+++++++++++++++++++++++40g          Courgette
+++++++++++++++++++++++30g          Chestnut Mushrooms
+++++++++++++++++++++++20g          Spanish green Olives (in brine)
+++++++++++++++++++++++80g          Baby plum Tomatoes
+++++++++++++++++++++++160g        Yellow bell pepper
+++++++++++++++++++++++10g          Wild Rocket (optional)
+++++++++++++++++++++++85g          Ground Almonds
+++++++++++++++++++++++1g            Dried onion powder
+++++++++++++++++++++++2g            Dried Basil
+++++++++++++++++++++++2g            Dried oregano
++++++++++++++++++++++++++++++ Salt
+++++++++++++++++++++++50g          Tomato Puree
+++++++++++++++++++++++1g            Dried thyme
+++++++++++++++++++++++5g            Pine nuts

Directions:
  • Heat the oven to 180°C (350°F). Lightly grease a large baking sheet or a pizza tray with half the quantity of the oil.

 

  • Remove the outer leaves from the cauliflower (and then discard), remove the florets from the stalk/core (discard the core), wash and then dry it. Peel and mince the garlic. Wash, dry and roughly chop the basil. Place the flaxseed and water into a small bowl; stir until combined.

Peel and dice the onion. Wash, trim the ends and grate the courgette into thin discs. Wash, dry and finely slice the mushrooms. Remove any stones and slice the olives into halves. Wash, remove the stems and slice the tomatoes. Wash, remove the stem, de-seed and chop the bell pepper into fine slices. Wash and dry the rocket (if using).

 

 

Place the cauliflower into a food processor. Blend until it becomes quite fine (like rice). Its important to make the texture as uniform as possible; pick out any large chunks if you have to as these will stop the ‘dough’ mixture from sticking together.

Processed Cauliflower

Transfer it into a large microwavable bowl. Cover and place it the microwave for 2 minutes to allow it to cook/steam slightly. Remove, drain and thoroughly pat it dry; use a clean cloth or some kitchen paper. NB: I think the quickest way is probably to transfer it onto the middle of a clean kitchen cloth, gather the ends together and then wring out the water.

 

 

  • Place the cauliflower, garlic, fresh basil leaves, flaxseed mixture, almond, onion powder, dried basil and the oregano into a large mixing bowl. Season it with some salt to taste. Mix together to form a ‘dough’. The mixture should be ‘tacky’ (not too wet or sticky).

 

 

Place the ‘dough’ onto the centre of the baking sheet or pizza tray. Spread and push the ‘dough’ across the sheet in an even layer (I used a silicone spatula to help smooth and press it out evenly).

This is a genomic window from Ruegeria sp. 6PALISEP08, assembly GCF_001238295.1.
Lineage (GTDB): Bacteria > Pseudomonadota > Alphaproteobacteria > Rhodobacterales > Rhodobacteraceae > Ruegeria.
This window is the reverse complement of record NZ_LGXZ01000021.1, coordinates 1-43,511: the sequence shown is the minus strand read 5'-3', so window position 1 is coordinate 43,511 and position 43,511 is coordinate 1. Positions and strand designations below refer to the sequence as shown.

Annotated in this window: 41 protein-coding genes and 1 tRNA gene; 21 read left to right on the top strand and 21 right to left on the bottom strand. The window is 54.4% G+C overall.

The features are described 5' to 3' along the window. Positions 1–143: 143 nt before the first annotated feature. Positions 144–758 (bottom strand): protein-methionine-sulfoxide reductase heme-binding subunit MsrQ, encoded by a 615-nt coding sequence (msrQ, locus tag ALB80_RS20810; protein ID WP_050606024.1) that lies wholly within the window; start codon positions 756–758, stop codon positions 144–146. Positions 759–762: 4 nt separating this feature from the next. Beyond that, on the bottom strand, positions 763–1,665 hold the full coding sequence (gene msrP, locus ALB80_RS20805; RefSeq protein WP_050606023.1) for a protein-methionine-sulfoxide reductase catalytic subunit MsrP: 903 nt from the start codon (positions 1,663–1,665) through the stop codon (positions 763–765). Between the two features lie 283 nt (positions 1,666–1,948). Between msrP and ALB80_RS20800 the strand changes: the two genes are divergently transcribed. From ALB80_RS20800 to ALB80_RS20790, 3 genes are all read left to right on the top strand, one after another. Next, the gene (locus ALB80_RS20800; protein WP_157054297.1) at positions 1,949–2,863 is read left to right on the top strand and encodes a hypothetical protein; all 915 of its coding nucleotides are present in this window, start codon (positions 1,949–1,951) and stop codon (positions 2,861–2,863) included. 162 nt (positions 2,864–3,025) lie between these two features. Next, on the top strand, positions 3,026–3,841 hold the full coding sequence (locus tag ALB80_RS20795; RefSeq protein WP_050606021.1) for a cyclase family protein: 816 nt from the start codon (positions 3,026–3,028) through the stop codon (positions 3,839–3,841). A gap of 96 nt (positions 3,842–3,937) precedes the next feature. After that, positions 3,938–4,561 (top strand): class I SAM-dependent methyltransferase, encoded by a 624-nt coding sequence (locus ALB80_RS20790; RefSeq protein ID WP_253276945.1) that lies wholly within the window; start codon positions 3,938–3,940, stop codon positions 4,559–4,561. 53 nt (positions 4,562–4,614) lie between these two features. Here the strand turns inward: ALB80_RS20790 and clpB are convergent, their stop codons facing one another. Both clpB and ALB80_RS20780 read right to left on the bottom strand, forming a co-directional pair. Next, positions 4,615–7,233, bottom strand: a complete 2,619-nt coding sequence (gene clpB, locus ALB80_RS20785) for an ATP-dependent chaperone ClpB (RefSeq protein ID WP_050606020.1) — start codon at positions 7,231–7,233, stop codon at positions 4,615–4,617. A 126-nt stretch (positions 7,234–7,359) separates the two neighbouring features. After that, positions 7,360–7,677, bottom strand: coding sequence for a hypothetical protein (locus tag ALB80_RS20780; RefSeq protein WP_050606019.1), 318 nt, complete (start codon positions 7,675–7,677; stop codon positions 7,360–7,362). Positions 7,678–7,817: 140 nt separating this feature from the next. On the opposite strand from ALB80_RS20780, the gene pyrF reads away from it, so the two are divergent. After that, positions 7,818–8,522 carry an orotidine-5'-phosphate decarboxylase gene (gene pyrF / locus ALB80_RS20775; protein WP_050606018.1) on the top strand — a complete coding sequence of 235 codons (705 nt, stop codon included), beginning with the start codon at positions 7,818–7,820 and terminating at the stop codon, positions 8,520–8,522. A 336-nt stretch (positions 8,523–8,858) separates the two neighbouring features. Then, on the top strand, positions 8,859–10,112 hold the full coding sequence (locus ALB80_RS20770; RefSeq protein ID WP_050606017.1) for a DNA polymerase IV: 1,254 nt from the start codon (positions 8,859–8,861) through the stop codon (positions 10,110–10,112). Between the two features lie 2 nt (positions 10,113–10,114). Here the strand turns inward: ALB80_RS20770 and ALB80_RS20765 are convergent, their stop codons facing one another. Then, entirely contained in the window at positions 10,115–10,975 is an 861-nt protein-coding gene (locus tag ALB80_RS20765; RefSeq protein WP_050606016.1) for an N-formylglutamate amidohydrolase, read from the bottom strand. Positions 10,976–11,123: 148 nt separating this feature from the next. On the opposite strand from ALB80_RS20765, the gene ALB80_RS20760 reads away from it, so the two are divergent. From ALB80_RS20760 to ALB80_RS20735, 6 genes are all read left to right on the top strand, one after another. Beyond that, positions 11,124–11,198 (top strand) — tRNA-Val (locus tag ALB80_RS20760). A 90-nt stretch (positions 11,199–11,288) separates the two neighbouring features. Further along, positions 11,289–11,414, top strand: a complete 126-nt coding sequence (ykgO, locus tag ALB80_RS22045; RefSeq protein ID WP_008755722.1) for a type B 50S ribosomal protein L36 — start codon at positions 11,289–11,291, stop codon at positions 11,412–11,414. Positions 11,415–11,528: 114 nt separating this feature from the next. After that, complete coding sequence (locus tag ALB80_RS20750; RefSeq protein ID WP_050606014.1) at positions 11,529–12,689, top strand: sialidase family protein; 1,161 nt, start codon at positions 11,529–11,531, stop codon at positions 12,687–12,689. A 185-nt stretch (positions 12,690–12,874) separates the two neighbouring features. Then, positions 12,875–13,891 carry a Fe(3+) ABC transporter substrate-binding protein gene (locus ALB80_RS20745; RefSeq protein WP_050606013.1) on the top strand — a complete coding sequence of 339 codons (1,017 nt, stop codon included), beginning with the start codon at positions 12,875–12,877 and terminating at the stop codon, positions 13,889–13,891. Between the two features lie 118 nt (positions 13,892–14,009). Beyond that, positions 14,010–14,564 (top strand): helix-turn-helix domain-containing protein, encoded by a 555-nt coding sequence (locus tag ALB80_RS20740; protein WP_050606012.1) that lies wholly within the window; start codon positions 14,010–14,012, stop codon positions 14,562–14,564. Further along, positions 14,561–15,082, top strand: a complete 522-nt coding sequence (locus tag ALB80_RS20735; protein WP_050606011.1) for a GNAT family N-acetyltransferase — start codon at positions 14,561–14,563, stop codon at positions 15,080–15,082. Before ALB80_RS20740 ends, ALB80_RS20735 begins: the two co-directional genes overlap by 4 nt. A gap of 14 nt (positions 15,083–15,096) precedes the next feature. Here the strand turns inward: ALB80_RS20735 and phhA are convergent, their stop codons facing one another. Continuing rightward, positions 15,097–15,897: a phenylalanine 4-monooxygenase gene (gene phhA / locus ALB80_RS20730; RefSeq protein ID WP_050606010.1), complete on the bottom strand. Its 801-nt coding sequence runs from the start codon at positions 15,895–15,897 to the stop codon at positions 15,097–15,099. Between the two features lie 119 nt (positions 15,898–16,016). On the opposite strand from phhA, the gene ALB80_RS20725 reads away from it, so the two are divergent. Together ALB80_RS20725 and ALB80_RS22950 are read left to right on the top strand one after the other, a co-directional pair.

Uncooked Base

Uncooked Base (Mine was 22x27cm- this was random!)

 

 

 

 Place it into the oven. Bake for 20-25 minutes or until slightly crispy. Remove and place the baking sheet or pizza tray onto a cooling rack.

Semi-cooked Base

 

 

 

Top the crust with the puree and drizzle over the remaining oil; spread it evenly over the crust (almost to the edges) with a silicone spatula. Sprinkle over the onion.

Base with ‘sauce’ and onions

 

 

Add the courgette, mushrooms, tomato and bell pepper. Garnish with thyme.

Base with all uncooked ingredients

 

 

Place it into the oven and bake for a further 10-15 minutes, or until the crust is browned and crispy. Remove and allow it to cool slightly before serving. NB: If the cauliflower wasn’t dried enough, the crust may take longer to cook.

Cooked & ready to serve! (I Just wish I had the rocket)

 

 

 Slice and serve garnished with the rocket (if using).

NB: this picture contains 2 servings.

 

 

If preferred…

  • Omit the rocket and try serving it along side a fresh, green garden salad.
  • For an iron boost, try adding some dark leafy vegetables as toppings or just in your accompanying salad (spinach, swiss chard, kale etc)!
  • Try spreading the puree on the base and then drizzle the oil over the vegetables just before baking (if you prefer them ‘crispier’).
  • Try using different herbs combinations in the base or add some fortified nutritional yeast for a B12 hit and a slightly ‘cheesy’ taste.
  • Try a dairy/gluten free pesto sauce, or a low-sodium/sugar passata or pizza sauce instead of the tomato puree.
  • Try different bases (maybe try potato?).
  • Try making 2 separate pizzas if you are serving more than 4 people; the crust is not stable enough to support an ‘extra large base’.
  • Try using a professional baking mat, as the crust steams slightly as it cooks. This should provide a crispier base.